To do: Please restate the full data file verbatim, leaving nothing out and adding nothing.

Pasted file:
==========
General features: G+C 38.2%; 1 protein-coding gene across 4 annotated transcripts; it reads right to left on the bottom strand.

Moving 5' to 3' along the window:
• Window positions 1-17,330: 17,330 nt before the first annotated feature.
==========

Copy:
General features: G+C 38.2%; 1 protein-coding gene across 4 annotated transcripts; it reads right to left on the bottom strand.

Moving 5' to 3' along the window:
• Window positions 1-17,330: 17,330 nt before the first annotated feature.